The Dinglehopper

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Interview with a Cipher

The Dinglehopper has apparently managed a little bit of notoriety for our enthusiasm about Paper Girls. We were contacted a couple weeks ago by Reed Beebe from Nothing But Comics, who interviewed us about unraveling the cipher and creating our decoder.

Paper Girls Time Traveler's Language Key

You can check out “DECIPHERING THE ALIEN TEXT IN PAPER GIRLS” here. Along with our responses, Reed talks about his own unique approach to solving the cipher. We were tickled when he let us know the interview had been mentioned on Comic Book Resources.

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Thanksgiving Week Holiday

Due to a family trip to the National Council for Teachers of English Fall Convention and the upcoming holiday, Michael and I have decided to take the week off to get our knickers sorted.


However, we won’t leave you entirely empty handed. We give you this quickly-becoming-infamous Lip Sync Battle which Erin calls “Feminist Shows Anti-Feminist What Feminism Is.” Anthony Mackie, who when asked if he is a feminist responded, “That’s a very strange concept to me, and I don’t think I know enough about it to answer that question,” had his hinney handed to him by Joseph “I do call myself a feminist. Absolutely!” Gordon-Levitt. See for yourself.

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‘Rat Queens’ #13: Mage U is Candy-Coated with a Danger-Filled Center

RatQueens_13-coverRat Queens #13
Written by Kurtis J Wiebe
Art by Tess Fowler
Cover by Stjepan Šejic
Colors by Tamra Bonvillain
Letters by Ed Brisson
Published by Image Comics

The “Demons” arc, of which this is part three, has been literally and figuratively exploring the demons tormenting the Rat Queens. The literal demons tear at their flesh. The metaphorical demons of the past tear at their minds and hearts. In part three, Hannah and Dee are reunited with loved ones while Violet and Betty’s R&R time lacks relaxation.

At the end of issue #12, the Rat Queens were nearly frozen in the middle of a wizard-induced snow storm, having just escaped a pack of Hell shades. Well, no worries. A deus ex machina in the form of Polle rescued them and brought them the rest of the way to candy-colored Mage University. The issue mostly offers the Queens a reprieve while also giving them new paths to conflict.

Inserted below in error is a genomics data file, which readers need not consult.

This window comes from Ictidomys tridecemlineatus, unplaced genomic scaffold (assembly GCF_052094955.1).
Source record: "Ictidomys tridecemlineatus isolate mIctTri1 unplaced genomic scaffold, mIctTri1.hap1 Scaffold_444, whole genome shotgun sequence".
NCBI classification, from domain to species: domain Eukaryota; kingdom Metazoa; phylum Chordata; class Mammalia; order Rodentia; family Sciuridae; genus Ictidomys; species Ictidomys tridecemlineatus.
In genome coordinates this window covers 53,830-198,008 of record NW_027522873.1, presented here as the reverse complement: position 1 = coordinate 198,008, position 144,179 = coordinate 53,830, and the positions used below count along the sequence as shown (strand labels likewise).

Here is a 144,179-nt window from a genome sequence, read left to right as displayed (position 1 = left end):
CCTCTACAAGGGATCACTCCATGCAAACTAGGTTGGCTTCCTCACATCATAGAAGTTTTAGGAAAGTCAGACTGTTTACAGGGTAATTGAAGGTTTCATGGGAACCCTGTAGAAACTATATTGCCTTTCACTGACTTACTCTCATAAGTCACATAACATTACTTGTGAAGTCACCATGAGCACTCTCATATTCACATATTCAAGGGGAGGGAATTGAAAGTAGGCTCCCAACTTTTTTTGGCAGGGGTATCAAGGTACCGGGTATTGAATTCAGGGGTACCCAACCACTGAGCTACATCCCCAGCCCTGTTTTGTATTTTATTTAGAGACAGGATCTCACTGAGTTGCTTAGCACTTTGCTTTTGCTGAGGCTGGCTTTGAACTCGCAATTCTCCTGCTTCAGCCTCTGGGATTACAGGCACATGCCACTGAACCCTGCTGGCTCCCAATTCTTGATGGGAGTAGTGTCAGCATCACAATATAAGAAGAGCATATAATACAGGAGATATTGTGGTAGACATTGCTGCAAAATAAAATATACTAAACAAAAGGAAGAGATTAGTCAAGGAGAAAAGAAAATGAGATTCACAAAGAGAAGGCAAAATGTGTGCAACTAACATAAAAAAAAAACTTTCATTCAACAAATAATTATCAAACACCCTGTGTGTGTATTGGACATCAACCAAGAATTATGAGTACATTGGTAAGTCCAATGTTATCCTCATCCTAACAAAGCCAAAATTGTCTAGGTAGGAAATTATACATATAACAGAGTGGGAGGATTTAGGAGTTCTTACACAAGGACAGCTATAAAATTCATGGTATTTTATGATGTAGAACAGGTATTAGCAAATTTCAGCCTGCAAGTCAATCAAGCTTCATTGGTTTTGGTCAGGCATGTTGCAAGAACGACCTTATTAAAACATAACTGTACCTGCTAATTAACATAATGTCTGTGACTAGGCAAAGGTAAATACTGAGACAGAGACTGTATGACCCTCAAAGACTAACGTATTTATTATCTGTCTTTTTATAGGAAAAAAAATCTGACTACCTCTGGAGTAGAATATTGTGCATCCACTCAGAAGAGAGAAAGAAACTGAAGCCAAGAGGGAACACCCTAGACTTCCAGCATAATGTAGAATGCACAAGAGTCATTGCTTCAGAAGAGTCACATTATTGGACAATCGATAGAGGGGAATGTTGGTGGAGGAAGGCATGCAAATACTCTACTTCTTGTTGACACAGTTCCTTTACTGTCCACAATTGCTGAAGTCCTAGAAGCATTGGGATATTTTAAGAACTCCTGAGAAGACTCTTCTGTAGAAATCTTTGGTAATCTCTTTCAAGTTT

For the rest of the review, jump to PopOptiq.


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‘Jem and the Holograms’ #9 Develops Character Dynamics Through Costumes

Jem9coverJem and the Holograms #9

Written by Kelly Thompson
Art by Emma Vieceli
Colors by M. Victoria Robado
Letters by Shawn Lee
Published by IDW Publishing on November 18, 2015

Kelly Thompson cracks a joke in the opening pages that illuminates the divide of her audience. Techrat asks Pizzazz why he is dressed like a shower and what that has to do with the skeleton costumes she and the Misfits have on. He saw “that movie” and there wasn’t a shower costume or skeletons. Pizzazz responds, “Ohmigod. Shuttup. You clearly saw the remake. Lame.” I expect Jem’s readership divides similarly: those who immediately swooned in recognition of Daniel LaRusso’s shower and Cobra Kai’s skeleton costumes from the original Karate Kid, and those who maybe saw the remake with Jaden Smith because they weren’t alive in 1984 (too bad for them). Thompson has a fabulous sense of humor concerning the nostalgia of the 80’s, and there’s nowhere better to show that off than a Halloween party at Benton House.


Halloween parties in fiction allow the normal constraints of character to be flexed through costuming. By donning a costume, a character can show a different side of themselves, their inner turmoil, or even accentuate their role in the narrative more clearly. All of that occurs in Thompson’s hands.

To read the rest of the review, hop on over to PopOptiq!



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Audiobook Review: You’re Never Weird on the Internet (Almost)

You’re Never Weird on the Internet (Almost) written and read by Felicia Day

You're Never Weird on the Internet